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New Workers’ Watchdog to protect workers’ rights

25 August 2021

The Government recently announced the creation of a “powerful” new body to protect the rights of UK workers.

How they got there

The announcement concludes a consultation process launched in 2019. It appears to reflect the Government’s intention to implement a key recommendation from the final Taylor Review and the Government’s Good Work Plan. Brexit could also have played a part. As a condition for agreeing a trade deal, to ensure a level playing field, the UK and EU agreed to maintain their own labour and social levels of protection (“the non-regression principle”). This includes the provision of an effective system of enforcement of employment laws by public bodies. With enforcement split across a variety of disparate agencies that operate independently of each other, a common criticism of the UK has been that its labour and employment law regime fall short of providing some of our most vulnerable workers with an effective system of enforcement.

The new watchdog

Responsibility for tacking modern slavery, enforcing the National Minimum Wage and protecting agency workers is currently spread across the following three bodies:

  • Gangmasters and Labour Abuse Authority
  • Employment Agency Standards Inspectorate
  • HMRC’s National Minimum Wage Enforcement Team

These will be combined and brought under one roof in a new single enforcement body - referred to as the Workers’ Watchdog.

According to the Government, this “one-stop shop” approach will improve enforcement through better co-ordination and pooling of resources and will enhance workers’ rights by providing a single, recognisable port of call for workers so they know their rights and can blow the whistle on bad behaviour.

What will the watchdog do?

The Workers’ Watchdog will continue HMRC’s Naming and Shaming scheme, which calls out employers who fail to pay their workers the minimum wage and can fine them up to £20,000 per worker.

Both enforcement activities are to be extended to cover other regulations which protect the pay of workers employed through agencies or by gangmasters in the agricultural sector.

The new watchdog will accordingly have the ability to ensure that such workers receive the holiday pay and Statutory Sick Pay (SSP) they are entitled to without having to present a claim at the Employment Tribunals.

To help businesses comply with the rules, the new enforcement body will provide guidance on best practice. The guidance will complement the work carried out by Acas.

The watchdog will seek to build strong links with community and worker groups to spread awareness and support engagement with at-risk groups, including the low-paid and those in sectors like construction and agriculture which it is said could be at higher risk of abuse.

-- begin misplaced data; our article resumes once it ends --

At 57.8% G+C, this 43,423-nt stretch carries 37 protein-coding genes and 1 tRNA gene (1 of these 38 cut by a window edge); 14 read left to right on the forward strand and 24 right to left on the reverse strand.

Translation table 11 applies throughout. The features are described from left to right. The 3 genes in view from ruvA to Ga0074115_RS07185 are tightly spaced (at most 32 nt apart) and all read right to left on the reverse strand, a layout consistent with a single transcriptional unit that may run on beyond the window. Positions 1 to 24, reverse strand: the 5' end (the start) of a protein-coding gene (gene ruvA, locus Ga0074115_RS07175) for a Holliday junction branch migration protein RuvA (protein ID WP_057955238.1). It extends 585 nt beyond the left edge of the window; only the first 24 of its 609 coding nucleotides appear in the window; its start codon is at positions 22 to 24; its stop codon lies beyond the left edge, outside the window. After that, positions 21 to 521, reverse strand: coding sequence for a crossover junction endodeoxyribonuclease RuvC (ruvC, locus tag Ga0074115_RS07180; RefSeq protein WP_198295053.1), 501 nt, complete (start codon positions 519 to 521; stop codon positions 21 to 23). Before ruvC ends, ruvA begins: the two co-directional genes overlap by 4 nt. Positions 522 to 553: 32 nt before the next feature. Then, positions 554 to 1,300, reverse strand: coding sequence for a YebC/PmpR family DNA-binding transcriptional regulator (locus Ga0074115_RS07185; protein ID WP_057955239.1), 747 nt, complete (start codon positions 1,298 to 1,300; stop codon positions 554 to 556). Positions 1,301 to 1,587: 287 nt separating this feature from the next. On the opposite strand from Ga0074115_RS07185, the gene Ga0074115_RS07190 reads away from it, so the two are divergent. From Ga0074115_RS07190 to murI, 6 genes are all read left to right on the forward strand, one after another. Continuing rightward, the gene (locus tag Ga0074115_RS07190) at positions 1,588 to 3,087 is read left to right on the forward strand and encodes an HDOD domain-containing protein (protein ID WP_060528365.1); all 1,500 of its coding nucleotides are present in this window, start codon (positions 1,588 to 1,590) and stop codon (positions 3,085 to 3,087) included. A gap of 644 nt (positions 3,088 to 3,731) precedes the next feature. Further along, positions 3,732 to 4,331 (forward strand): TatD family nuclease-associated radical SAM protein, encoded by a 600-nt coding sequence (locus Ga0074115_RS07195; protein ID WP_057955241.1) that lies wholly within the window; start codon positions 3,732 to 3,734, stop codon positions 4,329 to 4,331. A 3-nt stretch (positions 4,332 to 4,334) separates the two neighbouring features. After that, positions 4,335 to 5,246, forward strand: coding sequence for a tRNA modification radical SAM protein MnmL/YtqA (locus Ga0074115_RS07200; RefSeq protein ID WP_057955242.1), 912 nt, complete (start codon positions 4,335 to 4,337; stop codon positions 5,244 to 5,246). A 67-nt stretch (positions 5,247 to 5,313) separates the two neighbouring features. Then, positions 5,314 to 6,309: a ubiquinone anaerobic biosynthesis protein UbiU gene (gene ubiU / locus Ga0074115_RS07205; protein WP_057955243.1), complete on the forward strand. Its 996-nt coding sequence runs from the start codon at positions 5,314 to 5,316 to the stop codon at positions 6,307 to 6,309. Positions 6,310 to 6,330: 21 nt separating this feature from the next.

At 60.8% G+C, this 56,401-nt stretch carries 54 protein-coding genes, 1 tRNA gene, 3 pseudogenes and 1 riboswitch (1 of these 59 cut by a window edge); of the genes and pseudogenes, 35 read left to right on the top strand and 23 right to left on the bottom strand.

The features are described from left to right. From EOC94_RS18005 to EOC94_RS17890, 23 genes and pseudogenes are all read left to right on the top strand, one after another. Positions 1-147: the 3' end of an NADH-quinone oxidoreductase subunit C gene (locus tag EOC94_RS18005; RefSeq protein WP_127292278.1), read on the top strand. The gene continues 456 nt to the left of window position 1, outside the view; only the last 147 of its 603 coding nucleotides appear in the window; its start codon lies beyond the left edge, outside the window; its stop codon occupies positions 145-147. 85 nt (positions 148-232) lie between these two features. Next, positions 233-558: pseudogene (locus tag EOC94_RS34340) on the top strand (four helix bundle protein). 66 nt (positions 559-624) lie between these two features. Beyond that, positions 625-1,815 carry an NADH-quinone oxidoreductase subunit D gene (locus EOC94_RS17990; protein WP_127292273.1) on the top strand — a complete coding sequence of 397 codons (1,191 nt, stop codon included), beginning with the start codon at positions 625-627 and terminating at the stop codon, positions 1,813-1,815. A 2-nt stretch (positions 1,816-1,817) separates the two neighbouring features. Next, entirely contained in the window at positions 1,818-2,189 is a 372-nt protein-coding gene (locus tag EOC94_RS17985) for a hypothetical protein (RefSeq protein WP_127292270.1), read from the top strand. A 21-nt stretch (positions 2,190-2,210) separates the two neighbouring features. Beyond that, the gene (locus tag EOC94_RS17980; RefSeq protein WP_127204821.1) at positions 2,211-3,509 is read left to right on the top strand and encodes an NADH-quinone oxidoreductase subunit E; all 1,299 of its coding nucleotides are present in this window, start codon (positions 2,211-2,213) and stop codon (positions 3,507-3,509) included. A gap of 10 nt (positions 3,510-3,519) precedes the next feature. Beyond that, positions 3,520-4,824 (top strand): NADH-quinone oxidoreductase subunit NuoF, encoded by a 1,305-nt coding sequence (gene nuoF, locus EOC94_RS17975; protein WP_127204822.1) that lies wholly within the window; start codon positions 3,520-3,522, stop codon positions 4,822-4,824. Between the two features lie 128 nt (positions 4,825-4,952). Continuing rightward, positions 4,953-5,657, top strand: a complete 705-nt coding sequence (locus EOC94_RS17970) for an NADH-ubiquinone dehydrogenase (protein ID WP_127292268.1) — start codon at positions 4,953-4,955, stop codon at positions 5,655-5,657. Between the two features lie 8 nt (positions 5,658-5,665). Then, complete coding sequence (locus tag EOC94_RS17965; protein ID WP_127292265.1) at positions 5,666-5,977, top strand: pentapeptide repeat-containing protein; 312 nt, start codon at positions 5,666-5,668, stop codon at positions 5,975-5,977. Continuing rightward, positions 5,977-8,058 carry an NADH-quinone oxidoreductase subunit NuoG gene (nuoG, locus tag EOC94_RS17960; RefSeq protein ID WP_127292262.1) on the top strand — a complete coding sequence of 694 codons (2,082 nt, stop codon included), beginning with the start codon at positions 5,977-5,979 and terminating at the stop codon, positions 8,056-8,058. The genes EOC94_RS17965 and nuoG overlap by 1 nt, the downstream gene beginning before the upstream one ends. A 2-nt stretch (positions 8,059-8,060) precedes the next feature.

How successful will the new watchdog be?

There is something to be said for combining the responsibilities of three separate, independent enforcement bodies into a single enforcement body. For the co-ordination and pooling of resources reasons referred to and by providing workers with one organisation to contact to raise numerous types of complaint, the Workers’ Watchdog should help protect them from certain forms of abuse.

The prospective extension of the Naming and Shaming and fines regime is welcome though some will say the measures announced to date do not go far enough.

The enforcement of discrimination breaches is conspicuously absent from the Government announcement. It would accordingly appear that the Equality and Human Rights Commission may continue to perform its current role in that respect.

How successful the Workers’ Watchdog will be will largely depend on the adequacy of its workforce and whether sufficient funding is provided, year-on-year, to enable the watchdog to fulfil its responsibilities.

Combining three bodies into one is likely to present the Workers’ Watchdog with some challenging employment issues in its formative years and on an ongoing basis in relation to employees on legacy terms.

What next?

The new enforcement body will be established by Act of Parliament when parliamentary time allows.

In the meantime, unscrupulous employers are on notice, a state clamp down on these abuses is coming.

To avoid facing a potentially financially crippling fine and brand damaging negative publicity, employers should take action now to ensure that their workforce receive no less than their legal entitlement to pay, including holiday pay, and SSP.

On announcing the creation of the Workers’ Watchdog, the Government stated that it will also explore further measures to target abuses in the garment sector following reports of serious problems in the industry. Options being considered include creating a Garment Trade Adjudicator to investigate companies’ supply chains or extending the licencing scheme that currently covers employers in the agricultural sector. If brands’ behaviour does not improve, the Government has warned it could introduce harsher measures, including bans on goods made in factories where workers have been underpaid.


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The content on this page is provided for the purposes of general interest and information. It contains only brief summaries of aspects of the subject matter and does not provide comprehensive statements of the law. It does not constitute legal advice and does not provide a substitute for it.

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